A Crash Course from 'Promotional University'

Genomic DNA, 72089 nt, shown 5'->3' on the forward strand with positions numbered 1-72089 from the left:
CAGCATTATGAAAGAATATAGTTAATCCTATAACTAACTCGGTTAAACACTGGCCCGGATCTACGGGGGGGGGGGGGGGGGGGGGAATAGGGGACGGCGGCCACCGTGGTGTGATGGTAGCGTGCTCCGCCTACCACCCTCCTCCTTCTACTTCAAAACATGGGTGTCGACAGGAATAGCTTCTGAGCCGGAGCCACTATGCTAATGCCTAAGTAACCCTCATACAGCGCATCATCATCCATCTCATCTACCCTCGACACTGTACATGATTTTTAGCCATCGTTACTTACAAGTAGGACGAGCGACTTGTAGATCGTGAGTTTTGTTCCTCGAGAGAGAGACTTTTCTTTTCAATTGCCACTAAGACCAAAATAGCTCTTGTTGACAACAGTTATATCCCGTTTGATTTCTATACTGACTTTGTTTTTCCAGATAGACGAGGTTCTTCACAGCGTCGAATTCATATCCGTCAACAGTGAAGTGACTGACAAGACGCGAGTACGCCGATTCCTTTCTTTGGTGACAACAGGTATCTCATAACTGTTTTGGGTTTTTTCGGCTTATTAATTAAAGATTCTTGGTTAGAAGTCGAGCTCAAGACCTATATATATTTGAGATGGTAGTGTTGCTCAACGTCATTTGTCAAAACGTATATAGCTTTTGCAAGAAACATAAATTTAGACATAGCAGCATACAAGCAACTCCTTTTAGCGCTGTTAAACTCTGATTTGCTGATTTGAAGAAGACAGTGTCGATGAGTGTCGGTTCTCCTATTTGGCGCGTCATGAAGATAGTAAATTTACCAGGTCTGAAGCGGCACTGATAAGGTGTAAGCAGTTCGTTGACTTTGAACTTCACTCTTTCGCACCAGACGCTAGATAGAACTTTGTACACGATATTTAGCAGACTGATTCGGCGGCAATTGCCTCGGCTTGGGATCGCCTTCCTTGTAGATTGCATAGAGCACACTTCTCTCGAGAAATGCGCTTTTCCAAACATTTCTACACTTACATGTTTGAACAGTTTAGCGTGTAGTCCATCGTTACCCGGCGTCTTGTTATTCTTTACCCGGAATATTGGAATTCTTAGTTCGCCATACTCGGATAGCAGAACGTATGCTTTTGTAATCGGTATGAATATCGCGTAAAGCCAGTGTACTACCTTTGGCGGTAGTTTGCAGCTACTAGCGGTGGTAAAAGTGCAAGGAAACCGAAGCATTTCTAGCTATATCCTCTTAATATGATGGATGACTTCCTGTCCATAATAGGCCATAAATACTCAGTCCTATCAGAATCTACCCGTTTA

Tchotchkes! Premiums! Giveaways! Gifts! Gizmos! Gadgets! Whatever you call promotional products, they are an essential piece to the puzzle of meetings, conferences and conventions. But with over 400,000 products to choose from, how do you decide which is appropriate for your venue? Understanding the art, print methods, production times and costs involved can be confusing and often frustrating. In working through our company, Off The Wall Promotions, we had run into so many clients who had bad experiences with previous vendors that it became evident these clients needed to know more about the ordering process. So we created a series of seminars we call “Promotional University,” or “P.U.,” with the tagline, “Did your last promotion stink?” The purpose is quite simply to explain the promotional industry. Whether you own a company or are the person responsible for buying products, it’s helpful to understand the nuts and bolts of your order. Generally, artwork is the topic most people have a tough time understanding. Getting a grip on art The most common problem is trying to fit too much information in a small area. Be sure to know what the imprint area is on the product you choose. Each product has a specific measurement for imprinting. Look for products with a similar shape to your logo or large enough for your message. Another gray area -- no pun intended -- is color. A logo with many colors may be more expensive to reproduce on some products. Be sure to ask if full-color process printing is an option for your item. The cost-effective alternative is to have a one-color version of your logo on hand. Remember, PMS colors have long been a nightmare to work with. Most suppliers print in a variety of standard colors, and will charge a mixing fee to match a PMS color. A vendor should inform you before hand if there will be a fee. Production time is usually our greatest challenge. The production schedule varies with each product -- and quite often clients wait until the last minute to order their tchotchke. Here are a few things to remember when placing an order with a vendor: The greater the lead time the better. Many products are now available with three-to-five day production with no rush fees. If the order is placed within a week of the event, it is better to use a guaranteed ship method. The additional expense is worth the insurance. Be aware of holidays that may affect the delivery of your goods. The cost of your product is greatly affected by the quantity purchased. Quite simply, the more you buy the better the price. For the printer of the product, it is easier to keep a machine running on the same imprint rather than breaking down and setting up multiple times. Hence, the price breaks per quantity. Ask your vendor to quote on a few different quantities when researching items. Consider other uses for the product too. If it can help put you in the next bracket, great! If you don’t have a date imprinted, they can be used for other events. Successful mailings So what is appropriate for your venue? Here are two different examples that may help inspire you in your search for promotional products. One of the most successful series of mailings we produced was for a convention that moved to a new city in Florida. Three postcards were sent over the course of two months. The first had a miniature compass sealed to the front. We customized the face of the compass so that each directional point had an “S”. The message on the card read, “All directions point south for this year’s …”. For the second card, we sealed a sunscreen packet to the front to entice attendees to the new location. Finally, with only a few weeks before the event we sent out the third postcard. A two-part magnet was sealed to the front. The inner part of the magnet contained a “Don’t forget the date” message. The outer part, which can be used as a photo frame, had an attractive design with the event logo at the bottom. The bonus of the frame section was that it would continue to promote the event in years to come. An interesting chain reaction occurred with this next promotion. A new conference center struggling to book open dates requested something “new” to help promote the facility. What we decided to do was redefine the local area by making it a destination. A hot new product referred to as a “mini-map” was ordered to highlight the property as well as some of the surrounding attractions. The Rand McNally-style map, which is the size of a credit card when folded, was printed in color with full detail. The legend at the bottom corresponded to numbered stars representing the various sponsors, which included restaurants, theatres, clubs, gyms and museums. On the back of the map was a description of the conference center with photos and contact information. The maps were included in all mailings sent to potential conference organizers and meeting planners. The response was overwhelming, and new bookings poured in. Ironically, the biggest request from the new clients booking was, “Can we include those maps in our attendee mailings?” Why did it work so well for the conference center? The map validated the facility as a destination by showing it was accessible and had plenty of extracurricular activities. The facility’s costs were defrayed, thanks to sponsorship fees, as well as charging for the maps included in conference packages. Val Wilson and Mike Liston are co-owners of Off the Wall Promotions in Bedford. Edit ModuleShow Tags